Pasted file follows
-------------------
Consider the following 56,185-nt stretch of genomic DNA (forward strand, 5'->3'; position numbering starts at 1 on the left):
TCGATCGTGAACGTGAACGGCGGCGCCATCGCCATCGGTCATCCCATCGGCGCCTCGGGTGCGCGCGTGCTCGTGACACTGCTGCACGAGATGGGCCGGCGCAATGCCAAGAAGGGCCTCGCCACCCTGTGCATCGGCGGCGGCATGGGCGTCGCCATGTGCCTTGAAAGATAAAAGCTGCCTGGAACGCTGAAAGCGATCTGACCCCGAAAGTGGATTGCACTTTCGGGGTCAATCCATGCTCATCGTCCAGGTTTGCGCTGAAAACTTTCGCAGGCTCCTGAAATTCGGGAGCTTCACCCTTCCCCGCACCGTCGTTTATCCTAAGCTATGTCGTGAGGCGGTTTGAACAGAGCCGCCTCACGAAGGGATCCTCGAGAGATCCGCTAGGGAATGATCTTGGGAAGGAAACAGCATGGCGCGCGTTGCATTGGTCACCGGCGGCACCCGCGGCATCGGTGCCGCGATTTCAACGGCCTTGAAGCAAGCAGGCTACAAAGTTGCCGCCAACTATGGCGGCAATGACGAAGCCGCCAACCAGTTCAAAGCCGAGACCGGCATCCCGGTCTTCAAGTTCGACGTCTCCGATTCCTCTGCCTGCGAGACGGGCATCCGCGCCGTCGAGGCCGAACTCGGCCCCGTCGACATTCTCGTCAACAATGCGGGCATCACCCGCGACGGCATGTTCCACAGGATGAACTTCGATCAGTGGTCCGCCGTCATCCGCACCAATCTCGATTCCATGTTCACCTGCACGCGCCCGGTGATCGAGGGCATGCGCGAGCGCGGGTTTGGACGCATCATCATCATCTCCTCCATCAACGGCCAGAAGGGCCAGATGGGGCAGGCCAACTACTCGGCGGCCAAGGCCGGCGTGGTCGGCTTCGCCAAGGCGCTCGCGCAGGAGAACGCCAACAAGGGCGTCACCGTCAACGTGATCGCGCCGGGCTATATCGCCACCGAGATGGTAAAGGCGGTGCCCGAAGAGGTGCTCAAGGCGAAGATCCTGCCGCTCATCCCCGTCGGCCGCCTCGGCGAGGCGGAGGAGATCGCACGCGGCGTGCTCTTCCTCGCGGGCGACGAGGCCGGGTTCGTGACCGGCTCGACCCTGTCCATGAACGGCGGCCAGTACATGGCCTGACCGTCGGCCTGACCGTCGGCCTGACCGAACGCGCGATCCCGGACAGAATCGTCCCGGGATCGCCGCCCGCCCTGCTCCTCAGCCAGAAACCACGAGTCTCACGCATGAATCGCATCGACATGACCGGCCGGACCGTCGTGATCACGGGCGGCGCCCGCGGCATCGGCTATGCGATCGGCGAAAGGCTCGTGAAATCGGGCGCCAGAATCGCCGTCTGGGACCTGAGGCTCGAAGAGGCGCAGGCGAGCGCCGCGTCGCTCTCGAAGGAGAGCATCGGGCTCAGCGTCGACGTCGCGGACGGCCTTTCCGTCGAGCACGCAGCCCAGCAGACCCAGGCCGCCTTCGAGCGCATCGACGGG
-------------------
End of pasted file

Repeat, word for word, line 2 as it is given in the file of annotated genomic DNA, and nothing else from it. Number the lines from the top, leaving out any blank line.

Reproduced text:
TCGATCGTGAACGTGAACGGCGGCGCCATCGCCATCGGTCATCCCATCGGCGCCTCGGGTGCGCGCGTGCTCGTGACACTGCTGCACGAGATGGGCCGGCGCAATGCCAAGAAGGGCCTCGCCACCCTGTGCATCGGCGGCGGCATGGGCGTCGCCATGTGCCTTGAAAGATAAAAGCTGCCTGGAACGCTGAAAGCGATCTGACCCCGAAAGTGGATTGCACTTTCGGGGTCAATCCATGCTCATCGTCCAGGTTTGCGCTGAAAACTTTCGCAGGCTCCTGAAATTCGGGAGCTTCACCCTTCCCCGCACCGTCGTTTATCCTAAGCTATGTCGTGAGGCGGTTTGAACAGAGCCGCCTCACGAAGGGATCCTCGAGAGATCCGCTAGGGAATGATCTTGGGAAGGAAACAGCATGGCGCGCGTTGCATTGGTCACCGGCGGCACCCGCGGCATCGGTGCCGCGATTTCAACGGCCTTGAAGCAAGCAGGCTACAAAGTTGCCGCCAACTATGGCGGCAATGACGAAGCCGCCAACCAGTTCAAAGCCGAGACCGGCATCCCGGTCTTCAAGTTCGACGTCTCCGATTCCTCTGCCTGCGAGACGGGCATCCGCGCCGTCGAGGCCGAACTCGGCCCCGTCGACATTCTCGTCAACAATGCGGGCATCACCCGCGACGGCATGTTCCACAGGATGAACTTCGATCAGTGGTCCGCCGTCATCCGCACCAATCTCGATTCCATGTTCACCTGCACGCGCCCGGTGATCGAGGGCATGCGCGAGCGCGGGTTTGGACGCATCATCATCATCTCCTCCATCAACGGCCAGAAGGGCCAGATGGGGCAGGCCAACTACTCGGCGGCCAAGGCCGGCGTGGTCGGCTTCGCCAAGGCGCTCGCGCAGGAGAACGCCAACAAGGGCGTCACCGTCAACGTGATCGCGCCGGGCTATATCGCCACCGAGATGGTAAAGGCGGTGCCCGAAGAGGTGCTCAAGGCGAAGATCCTGCCGCTCATCCCCGTCGGCCGCCTCGGCGAGGCGGAGGAGATCGCACGCGGCGTGCTCTTCCTCGCGGGCGACGAGGCCGGGTTCGTGACCGGCTCGACCCTGTCCATGAACGGCGGCCAGTACATGGCCTGACCGTCGGCCTGACCGTCGGCCTGACCGAACGCGCGATCCCGGACAGAATCGTCCCGGGATCGCCGCCCGCCCTGCTCCTCAGCCAGAAACCACGAGTCTCACGCATGAATCGCATCGACATGACCGGCCGGACCGTCGTGATCACGGGCGGCGCCCGCGGCATCGGCTATGCGATCGGCGAAAGGCTCGTGAAATCGGGCGCCAGAATCGCCGTCTGGGACCTGAGGCTCGAAGAGGCGCAGGCGAGCGCCGCGTCGCTCTCGAAGGAGAGCATCGGGCTCAGCGTCGACGTCGCGGACGGCCTTTCCGTCGAGCACGCAGCCCAGCAGACCCAGGCCGCCTTCGAGCGCATCGACGGG